American Psychological Association. (2010). Publication manual of the American Psychological Association (6th ed.). Washington, DC: Author.
Boykins, A., & Gilmore, M. (2012). Ethical decision making in online graduate nursing education and implications for professional practice. Online Journal of Health Ethics, 8(1), 1-18. Retrieved from https://doi.org/10.18785/ojhe.0801.04
Glasper, A. (2016). Does cheating by students undermine the integrity of the nursing profession? British Journal of Nursing, 25(16), 932–933. doi:10.12968/bjon.2016.25.16.932
National League for Nursing. (2012). Ethical principles for nursing education. Nursing Education Perspectives, 33(1), 65. Retrieved November 14, 2018, from http://www.nln.org/docs/default-source/default-document-library/ethical-principles-for-nursing-education-final-final-010312.pdf
Plagiarism is when an author represents someone else’s intellectual property as his or her own work. Authors are most commonly at risk of plagiarizing when they fail to adequately cite the original source material from which they took words and ideas. Plagiarism can occur in many forms and can range from a lack of citations to incorrect paraphrasing or actual direct copy and pasting of a source’s phrasing into another author’s own paper.
To avoid plagiarism, Walden students should follow the rules the American Psychological Association (APA) has set forth. APA asks that authors follow formatting and frequency guidelines to cite all sources that they have used in a paper. Citing sources helps authors in three ways:
Avoiding plagiarism by properly citing sources helps both the author and the reader. Without citations, the reader:
If you think about the benefits properly citing sources gives the author and the reader, it makes sense that scholars would want to be as conscientious about citing as possible. Citing sources maintains the author’s integrity, creates credibility for the author, shows the author is engaging in scholarship, and avoids plagiarism.
National League for Nursing January 2012
In recent years, National League for Nursing members have expressed concerns about ethical issues encountered in nursing education programs. These issues include, but are not limited to, academic dishonesty, incivility, violence between peers and/or supervisors, and breaches in confidentiality and defamatory statements, sometimes associated with the use of social media. The ongoing national debate on ethics and bioethics vis à vis health care delivery has critical implications for nursing practice. Ethical issues can involve students, faculty, and others engaged in nursing education on campuses, in online learning environments, and during clinical experiences.
Based on its core values of caring, integrity, diversity, and excellence, the NLN has developed ethical principles for nursing education programs. These principles aim to help foster environments that promote academic and professional integrity, ultimately enhancing patient care and positive outcomes.
Inherent in the NLN’s commitment to nursing education and to the specialized role of the nurse educator is dedication to the student and to the profession of nursing. It is vital for students to become worthy and effective members of society with a respect for the highest ideals of the nursing profession. By promoting a climate that encourages students to exercise sound clinical judgment, practice using ethical standards, and support and respect their colleagues, nurse educators demonstrate their commitment to the profession. These obligations are at the heart of the nurse educator’s role to influence the next generation of nurses who will value caring, collaborative learning, and ethical standards of practice.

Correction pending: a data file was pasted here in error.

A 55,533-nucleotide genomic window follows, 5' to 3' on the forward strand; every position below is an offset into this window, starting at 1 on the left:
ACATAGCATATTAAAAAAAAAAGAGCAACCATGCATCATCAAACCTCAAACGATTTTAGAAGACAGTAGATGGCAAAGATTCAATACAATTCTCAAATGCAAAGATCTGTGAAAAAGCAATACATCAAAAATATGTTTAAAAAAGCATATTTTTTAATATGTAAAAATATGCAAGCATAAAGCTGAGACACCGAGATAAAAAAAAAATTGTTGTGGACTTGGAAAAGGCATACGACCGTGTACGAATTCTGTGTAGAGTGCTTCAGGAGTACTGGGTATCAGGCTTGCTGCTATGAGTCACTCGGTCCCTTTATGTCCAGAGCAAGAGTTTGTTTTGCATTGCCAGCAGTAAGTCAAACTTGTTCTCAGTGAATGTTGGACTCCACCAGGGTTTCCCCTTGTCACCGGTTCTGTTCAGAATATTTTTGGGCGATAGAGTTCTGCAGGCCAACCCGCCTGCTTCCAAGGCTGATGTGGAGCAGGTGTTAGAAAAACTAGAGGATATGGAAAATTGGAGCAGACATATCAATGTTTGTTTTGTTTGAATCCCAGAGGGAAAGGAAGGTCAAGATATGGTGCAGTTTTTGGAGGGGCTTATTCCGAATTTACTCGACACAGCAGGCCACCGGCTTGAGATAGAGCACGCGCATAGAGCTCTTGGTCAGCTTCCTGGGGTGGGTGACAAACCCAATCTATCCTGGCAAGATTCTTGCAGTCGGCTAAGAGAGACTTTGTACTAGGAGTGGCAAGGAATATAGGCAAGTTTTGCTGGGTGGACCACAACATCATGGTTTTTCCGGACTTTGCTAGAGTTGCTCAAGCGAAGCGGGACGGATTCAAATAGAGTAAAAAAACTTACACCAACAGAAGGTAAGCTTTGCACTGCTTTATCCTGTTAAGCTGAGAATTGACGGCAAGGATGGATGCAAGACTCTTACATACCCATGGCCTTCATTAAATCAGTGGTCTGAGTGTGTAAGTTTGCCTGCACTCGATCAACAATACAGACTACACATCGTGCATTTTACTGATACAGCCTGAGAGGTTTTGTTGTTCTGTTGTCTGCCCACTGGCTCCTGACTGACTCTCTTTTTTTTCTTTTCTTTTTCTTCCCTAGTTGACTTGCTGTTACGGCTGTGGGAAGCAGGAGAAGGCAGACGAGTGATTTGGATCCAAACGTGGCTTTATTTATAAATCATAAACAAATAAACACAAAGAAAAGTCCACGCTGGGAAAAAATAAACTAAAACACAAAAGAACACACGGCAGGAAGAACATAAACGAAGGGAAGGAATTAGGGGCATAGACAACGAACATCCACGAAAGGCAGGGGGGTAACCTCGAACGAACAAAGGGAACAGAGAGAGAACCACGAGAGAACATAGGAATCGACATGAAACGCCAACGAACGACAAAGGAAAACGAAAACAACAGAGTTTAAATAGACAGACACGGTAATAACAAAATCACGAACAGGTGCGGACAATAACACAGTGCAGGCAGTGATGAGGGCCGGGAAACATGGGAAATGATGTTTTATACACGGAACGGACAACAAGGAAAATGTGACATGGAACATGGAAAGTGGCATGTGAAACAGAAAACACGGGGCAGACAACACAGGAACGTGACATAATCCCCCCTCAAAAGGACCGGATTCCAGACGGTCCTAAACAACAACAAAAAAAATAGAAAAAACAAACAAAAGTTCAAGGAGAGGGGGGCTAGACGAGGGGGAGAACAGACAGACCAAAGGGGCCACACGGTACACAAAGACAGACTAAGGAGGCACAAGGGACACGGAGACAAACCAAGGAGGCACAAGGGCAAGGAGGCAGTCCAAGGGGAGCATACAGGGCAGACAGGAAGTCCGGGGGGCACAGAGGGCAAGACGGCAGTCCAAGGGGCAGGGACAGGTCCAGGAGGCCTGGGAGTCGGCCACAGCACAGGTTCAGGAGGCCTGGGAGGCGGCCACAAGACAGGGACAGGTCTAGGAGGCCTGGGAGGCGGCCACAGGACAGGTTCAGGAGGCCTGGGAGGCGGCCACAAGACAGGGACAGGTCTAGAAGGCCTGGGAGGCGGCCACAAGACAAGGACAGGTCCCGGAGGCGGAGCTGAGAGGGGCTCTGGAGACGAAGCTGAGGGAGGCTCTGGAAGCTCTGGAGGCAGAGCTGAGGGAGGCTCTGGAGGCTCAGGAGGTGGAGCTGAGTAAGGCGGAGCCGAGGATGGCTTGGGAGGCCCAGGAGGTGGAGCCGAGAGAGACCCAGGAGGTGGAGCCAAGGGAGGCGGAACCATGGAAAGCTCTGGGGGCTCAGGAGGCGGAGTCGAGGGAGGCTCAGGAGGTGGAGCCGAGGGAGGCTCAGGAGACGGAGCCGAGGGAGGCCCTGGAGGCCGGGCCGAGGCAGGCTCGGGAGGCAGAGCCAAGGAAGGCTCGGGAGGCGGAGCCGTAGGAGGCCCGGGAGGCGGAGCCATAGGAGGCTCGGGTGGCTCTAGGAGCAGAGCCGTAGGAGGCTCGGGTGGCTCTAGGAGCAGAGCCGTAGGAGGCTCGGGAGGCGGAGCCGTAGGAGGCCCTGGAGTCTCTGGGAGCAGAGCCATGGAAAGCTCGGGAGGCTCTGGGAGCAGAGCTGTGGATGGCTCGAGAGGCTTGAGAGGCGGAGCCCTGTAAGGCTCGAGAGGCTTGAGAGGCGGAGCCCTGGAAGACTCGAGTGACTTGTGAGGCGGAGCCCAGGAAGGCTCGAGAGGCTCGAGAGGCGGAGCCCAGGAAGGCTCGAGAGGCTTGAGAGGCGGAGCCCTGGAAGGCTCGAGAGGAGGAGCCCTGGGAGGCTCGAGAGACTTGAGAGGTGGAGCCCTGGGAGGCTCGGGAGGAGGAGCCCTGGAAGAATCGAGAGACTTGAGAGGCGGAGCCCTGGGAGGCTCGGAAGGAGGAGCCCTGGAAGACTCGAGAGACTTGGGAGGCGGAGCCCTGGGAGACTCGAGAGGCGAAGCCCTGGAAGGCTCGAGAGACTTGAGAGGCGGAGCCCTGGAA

The NLN fully recognizes the value of codes of ethics developed by the American Nurses Association and the International Council of Nurses; the use of these codes by practicing nurses to guide clinical practice are a long held standard in the nursing profession. The League also appreciates previous efforts to consider an ethical code for nurse educators (Rosenkoetter, 1983; Rosenkoetter and Milstead, 2010). The current effort by the NLN seeks to broaden ethical guidelines for nurse educators, to address the development of a culture and environment that is based on cooperation, support, and mutual enrichment needed to fulfill the educational goals of a program of learning. The NLN Ethical Principles for Nursing Education provide a foundation for ethical practice for all members of the nursing education community, fulfill the NLN’s commitment to ethical practice within the total learning environment, and are based on the core values of caring, integrity, diversity, and excellence.
Caring actions result in positive outcomes for colleagues, students, and members of the community at large. Caring for self transforms into caring effectively for others, approaches evidenced by open, two-way communication, active attempts to understand others’ needs, and development of an environment that offers assistance to those who cannot care for their physical and psychosocial needs. A learning environment should encourage freedom to explore and question. Nurse educators need to foster academic environments that respect various points of view, encourage curiosity,
exploration of knowledge, and questioning. In order to care for others, one needs to care for self. This belief has its foundation in the concept of academic freedom which holds that freedom of inquiry by students and faculty members is essential to the mission of the Academy. Academic freedom as a right of faculty members is derived from the guarantee of free speech under the First Amendment.